History Of Pultusk
A town is Warsaw (Warszawa) province, Poland
Although there were some Jews in Pultusk in 1486, a settlement as such did not develop because of the privilege de non tolerandis judaeis granted to the Masovia region during the 16th century by the Polish King Sigismund II Augustus. Even temporary residence for Jews was authorized only by special permit. The prohibition was temporarily abrogated after the Grand Duchy of Warsaw was created in 1807 but renewed with the establishment of the Polish Kingdom in 1815, according to the decision of the Congress of Vienna. The decree was finally abolished in 1866. During the 19th century the Jewish population increased; there were 118 Jews in 1810 (5.1% of the total population), 4,769 in 1856, and 6,950 (45.7%) in 1909. During World War I many Jews fled to Warsaw, so that by 1921 the number had decreased to 5,919 (about 46% of the total population). In independent Poland the Jewish population rose again and by 1931 there were 8,300 Jews (49.2% of the total) in the town.
Despite its proximity to Warsaw, Pultusk did not develop as a center of commerce and crafts mainly because it was removed from railway junctions. Nevertheless, a considerable number of Jews were craftsmen, particularly tailors. Because of the surrounding forests, there were a number of sawmills so that carpentry as well as trade in wood and furniture developed. However, economic difficulties led many Jews to emigrate. In 1894 many wealthy Jews left when a cholera epidemic broke out. During the 19th century the community supported various activities, the most important of which was social relief to the needy. Between the two world wars a Jewish educational program was developed. It attracted most of the community’s elementary and secondary school students. Jews were represented in the municipal administration; about one-half of the delegates elected in 1922 and 1927 were Jews.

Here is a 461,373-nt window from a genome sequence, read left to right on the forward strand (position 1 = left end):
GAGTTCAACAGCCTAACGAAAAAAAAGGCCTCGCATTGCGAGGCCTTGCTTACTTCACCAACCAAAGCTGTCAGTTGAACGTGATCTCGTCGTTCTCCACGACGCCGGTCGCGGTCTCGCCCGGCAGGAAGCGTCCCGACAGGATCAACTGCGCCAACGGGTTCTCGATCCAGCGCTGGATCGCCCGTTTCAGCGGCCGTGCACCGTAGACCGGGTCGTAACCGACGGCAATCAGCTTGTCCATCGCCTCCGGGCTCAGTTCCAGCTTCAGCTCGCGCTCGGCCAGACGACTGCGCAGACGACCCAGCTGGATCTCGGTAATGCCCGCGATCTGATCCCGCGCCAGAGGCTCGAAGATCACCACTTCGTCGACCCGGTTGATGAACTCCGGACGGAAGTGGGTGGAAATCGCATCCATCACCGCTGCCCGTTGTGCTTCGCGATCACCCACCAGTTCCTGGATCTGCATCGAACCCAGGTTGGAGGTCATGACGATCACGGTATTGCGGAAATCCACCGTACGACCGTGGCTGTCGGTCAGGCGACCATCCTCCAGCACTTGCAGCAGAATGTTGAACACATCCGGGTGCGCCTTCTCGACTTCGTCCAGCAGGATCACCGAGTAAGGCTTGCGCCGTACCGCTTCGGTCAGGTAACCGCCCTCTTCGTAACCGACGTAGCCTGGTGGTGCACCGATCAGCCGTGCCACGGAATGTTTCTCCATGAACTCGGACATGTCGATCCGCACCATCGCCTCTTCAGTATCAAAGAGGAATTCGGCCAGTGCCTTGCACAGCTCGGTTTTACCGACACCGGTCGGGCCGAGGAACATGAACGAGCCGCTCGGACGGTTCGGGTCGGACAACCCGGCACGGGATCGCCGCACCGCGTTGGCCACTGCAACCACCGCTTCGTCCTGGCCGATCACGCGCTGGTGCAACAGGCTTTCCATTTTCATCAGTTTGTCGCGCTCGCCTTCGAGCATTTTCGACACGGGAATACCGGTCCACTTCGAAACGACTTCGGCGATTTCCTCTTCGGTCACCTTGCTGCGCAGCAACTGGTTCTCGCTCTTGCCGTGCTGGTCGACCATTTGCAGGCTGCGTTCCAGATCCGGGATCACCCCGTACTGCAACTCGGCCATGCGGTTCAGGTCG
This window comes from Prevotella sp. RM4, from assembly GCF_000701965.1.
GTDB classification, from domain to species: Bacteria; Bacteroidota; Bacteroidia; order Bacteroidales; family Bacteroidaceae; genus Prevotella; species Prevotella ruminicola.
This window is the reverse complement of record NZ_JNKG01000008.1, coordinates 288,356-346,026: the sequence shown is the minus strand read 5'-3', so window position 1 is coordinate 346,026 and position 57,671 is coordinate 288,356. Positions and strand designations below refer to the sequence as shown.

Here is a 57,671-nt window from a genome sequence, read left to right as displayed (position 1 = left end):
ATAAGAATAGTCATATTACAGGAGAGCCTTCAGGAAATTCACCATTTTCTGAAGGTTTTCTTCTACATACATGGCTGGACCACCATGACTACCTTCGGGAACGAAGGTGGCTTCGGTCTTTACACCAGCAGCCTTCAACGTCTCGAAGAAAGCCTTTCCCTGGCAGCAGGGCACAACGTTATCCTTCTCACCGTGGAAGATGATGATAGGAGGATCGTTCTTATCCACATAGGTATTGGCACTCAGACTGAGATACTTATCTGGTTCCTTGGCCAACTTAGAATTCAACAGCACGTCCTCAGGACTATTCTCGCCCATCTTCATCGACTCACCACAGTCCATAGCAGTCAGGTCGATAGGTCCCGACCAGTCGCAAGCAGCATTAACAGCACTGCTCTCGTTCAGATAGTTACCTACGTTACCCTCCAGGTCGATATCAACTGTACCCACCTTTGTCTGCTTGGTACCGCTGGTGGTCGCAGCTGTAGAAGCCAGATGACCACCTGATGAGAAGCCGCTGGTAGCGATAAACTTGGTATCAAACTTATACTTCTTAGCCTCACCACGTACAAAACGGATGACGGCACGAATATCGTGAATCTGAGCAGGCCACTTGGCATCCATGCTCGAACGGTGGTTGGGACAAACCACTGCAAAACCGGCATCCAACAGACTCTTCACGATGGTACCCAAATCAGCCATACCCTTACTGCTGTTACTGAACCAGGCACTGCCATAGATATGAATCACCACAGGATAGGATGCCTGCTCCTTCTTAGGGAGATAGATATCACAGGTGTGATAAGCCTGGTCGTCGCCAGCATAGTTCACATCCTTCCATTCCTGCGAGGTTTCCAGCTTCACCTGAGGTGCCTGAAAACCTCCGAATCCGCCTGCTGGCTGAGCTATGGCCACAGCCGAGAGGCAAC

The leadership of the Jewish community itself was elected democratically for the first time in 1927. It’s 12 members consisted of representatives of the craftsmen (5), zionists (3), and Agudat Israel (4). In 1931 the community elected four Zionists, one member each of the Mizrachi, Po’alei Agudat Israel, and independent parties and two Gur (Goraz Kalvarya) Chasidim.
The oldest synagogue was erected between 1805 and 1815. It burnt down and was rebuilt in 1854. Among the rabbis of Pultusk were Rabbi Joshua Trunk (from 1853 to 1861), Rabbi Chanokh Zundel ben Jacob Grodzinski, who belonged to the Mitnagedim (appointed in 1878), and Rabbi Chayyim Meshullam Ha-Cohen (1909 to 1929). Known for his Zionist tendencies, the last rabbi of Pultusk was Rabbi Israel Ber Lowenthal, who emigrated to Palestine at the outbreak of World War II and died there in 1942.
The Holocaust period:
The city was captured by the Germans on September 7, 1939, and by September 11, 14 Jews had been shot. During the holiday of Sukkot, 1939, the Germans deported all the Jews to the other side of the Narev River, in the Soviet Zone of occupation. All Jewish property was looted, and on the way to the border Jews were maltreated and many were killed. Many of the deportees found temporary shelter in Bialystok and surrounding cities under the Soviet Administration, where they were subjected to administrative restrictions and met with difficulties in finding housing and work. In the summer of 1940 many were deported to the Soviet interior.